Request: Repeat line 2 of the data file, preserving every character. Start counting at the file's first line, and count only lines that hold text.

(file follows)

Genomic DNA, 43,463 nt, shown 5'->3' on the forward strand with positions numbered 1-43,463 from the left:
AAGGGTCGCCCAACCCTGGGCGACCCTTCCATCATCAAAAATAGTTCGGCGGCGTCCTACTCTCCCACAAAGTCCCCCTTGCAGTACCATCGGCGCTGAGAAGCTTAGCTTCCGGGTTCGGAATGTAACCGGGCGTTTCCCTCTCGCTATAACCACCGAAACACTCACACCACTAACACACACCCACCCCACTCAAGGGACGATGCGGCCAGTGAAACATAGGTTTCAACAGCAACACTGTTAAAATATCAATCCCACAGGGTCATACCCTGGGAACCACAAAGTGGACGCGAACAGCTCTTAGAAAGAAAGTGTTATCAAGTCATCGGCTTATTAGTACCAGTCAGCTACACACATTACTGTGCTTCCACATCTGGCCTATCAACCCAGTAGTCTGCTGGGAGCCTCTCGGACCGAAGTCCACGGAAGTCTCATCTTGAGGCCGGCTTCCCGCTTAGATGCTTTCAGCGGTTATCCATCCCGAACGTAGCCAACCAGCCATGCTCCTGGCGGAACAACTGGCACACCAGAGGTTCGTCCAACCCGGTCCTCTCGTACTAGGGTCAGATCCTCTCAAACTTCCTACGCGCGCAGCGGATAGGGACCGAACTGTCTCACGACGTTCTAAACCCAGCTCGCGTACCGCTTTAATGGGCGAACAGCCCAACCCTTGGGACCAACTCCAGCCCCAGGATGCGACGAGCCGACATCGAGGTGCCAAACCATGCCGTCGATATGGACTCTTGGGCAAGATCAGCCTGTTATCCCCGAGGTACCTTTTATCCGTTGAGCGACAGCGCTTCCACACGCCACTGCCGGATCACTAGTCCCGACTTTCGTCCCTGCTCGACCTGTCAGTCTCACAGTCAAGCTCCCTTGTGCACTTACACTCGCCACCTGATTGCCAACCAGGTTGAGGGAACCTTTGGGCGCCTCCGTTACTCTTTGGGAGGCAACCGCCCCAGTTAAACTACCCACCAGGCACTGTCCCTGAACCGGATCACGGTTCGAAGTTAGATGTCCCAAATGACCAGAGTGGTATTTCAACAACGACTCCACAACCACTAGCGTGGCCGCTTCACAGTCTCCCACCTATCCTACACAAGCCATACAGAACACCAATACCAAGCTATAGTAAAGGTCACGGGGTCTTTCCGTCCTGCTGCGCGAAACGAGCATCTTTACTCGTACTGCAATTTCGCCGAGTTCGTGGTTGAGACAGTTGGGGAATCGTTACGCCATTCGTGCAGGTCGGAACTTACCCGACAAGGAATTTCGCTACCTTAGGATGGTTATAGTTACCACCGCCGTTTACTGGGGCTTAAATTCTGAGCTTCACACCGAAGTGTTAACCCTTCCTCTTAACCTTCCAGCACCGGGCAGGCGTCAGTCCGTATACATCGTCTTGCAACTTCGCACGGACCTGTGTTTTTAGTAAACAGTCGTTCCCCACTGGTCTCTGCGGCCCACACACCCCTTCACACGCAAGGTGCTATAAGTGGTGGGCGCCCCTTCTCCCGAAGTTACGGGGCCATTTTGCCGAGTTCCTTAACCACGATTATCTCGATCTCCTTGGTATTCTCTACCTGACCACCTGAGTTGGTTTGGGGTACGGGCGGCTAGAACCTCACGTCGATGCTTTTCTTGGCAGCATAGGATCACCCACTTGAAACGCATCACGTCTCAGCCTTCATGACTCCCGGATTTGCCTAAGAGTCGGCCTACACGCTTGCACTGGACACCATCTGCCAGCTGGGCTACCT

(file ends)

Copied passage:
AAGGGTCGCCCAACCCTGGGCGACCCTTCCATCATCAAAAATAGTTCGGCGGCGTCCTACTCTCCCACAAAGTCCCCCTTGCAGTACCATCGGCGCTGAGAAGCTTAGCTTCCGGGTTCGGAATGTAACCGGGCGTTTCCCTCTCGCTATAACCACCGAAACACTCACACCACTAACACACACCCACCCCACTCAAGGGACGATGCGGCCAGTGAAACATAGGTTTCAACAGCAACACTGTTAAAATATCAATCCCACAGGGTCATACCCTGGGAACCACAAAGTGGACGCGAACAGCTCTTAGAAAGAAAGTGTTATCAAGTCATCGGCTTATTAGTACCAGTCAGCTACACACATTACTGTGCTTCCACATCTGGCCTATCAACCCAGTAGTCTGCTGGGAGCCTCTCGGACCGAAGTCCACGGAAGTCTCATCTTGAGGCCGGCTTCCCGCTTAGATGCTTTCAGCGGTTATCCATCCCGAACGTAGCCAACCAGCCATGCTCCTGGCGGAACAACTGGCACACCAGAGGTTCGTCCAACCCGGTCCTCTCGTACTAGGGTCAGATCCTCTCAAACTTCCTACGCGCGCAGCGGATAGGGACCGAACTGTCTCACGACGTTCTAAACCCAGCTCGCGTACCGCTTTAATGGGCGAACAGCCCAACCCTTGGGACCAACTCCAGCCCCAGGATGCGACGAGCCGACATCGAGGTGCCAAACCATGCCGTCGATATGGACTCTTGGGCAAGATCAGCCTGTTATCCCCGAGGTACCTTTTATCCGTTGAGCGACAGCGCTTCCACACGCCACTGCCGGATCACTAGTCCCGACTTTCGTCCCTGCTCGACCTGTCAGTCTCACAGTCAAGCTCCCTTGTGCACTTACACTCGCCACCTGATTGCCAACCAGGTTGAGGGAACCTTTGGGCGCCTCCGTTACTCTTTGGGAGGCAACCGCCCCAGTTAAACTACCCACCAGGCACTGTCCCTGAACCGGATCACGGTTCGAAGTTAGATGTCCCAAATGACCAGAGTGGTATTTCAACAACGACTCCACAACCACTAGCGTGGCCGCTTCACAGTCTCCCACCTATCCTACACAAGCCATACAGAACACCAATACCAAGCTATAGTAAAGGTCACGGGGTCTTTCCGTCCTGCTGCGCGAAACGAGCATCTTTACTCGTACTGCAATTTCGCCGAGTTCGTGGTTGAGACAGTTGGGGAATCGTTACGCCATTCGTGCAGGTCGGAACTTACCCGACAAGGAATTTCGCTACCTTAGGATGGTTATAGTTACCACCGCCGTTTACTGGGGCTTAAATTCTGAGCTTCACACCGAAGTGTTAACCCTTCCTCTTAACCTTCCAGCACCGGGCAGGCGTCAGTCCGTATACATCGTCTTGCAACTTCGCACGGACCTGTGTTTTTAGTAAACAGTCGTTCCCCACTGGTCTCTGCGGCCCACACACCCCTTCACACGCAAGGTGCTATAAGTGGTGGGCGCCCCTTCTCCCGAAGTTACGGGGCCATTTTGCCGAGTTCCTTAACCACGATTATCTCGATCTCCTTGGTATTCTCTACCTGACCACCTGAGTTGGTTTGGGGTACGGGCGGCTAGAACCTCACGTCGATGCTTTTCTTGGCAGCATAGGATCACCCACTTGAAACGCATCACGTCTCAGCCTTCATGACTCCCGGATTTGCCTAAGAGTCGGCCTACACGCTTGCACTGGACACCATCTGCCAGCTGGGCTACCT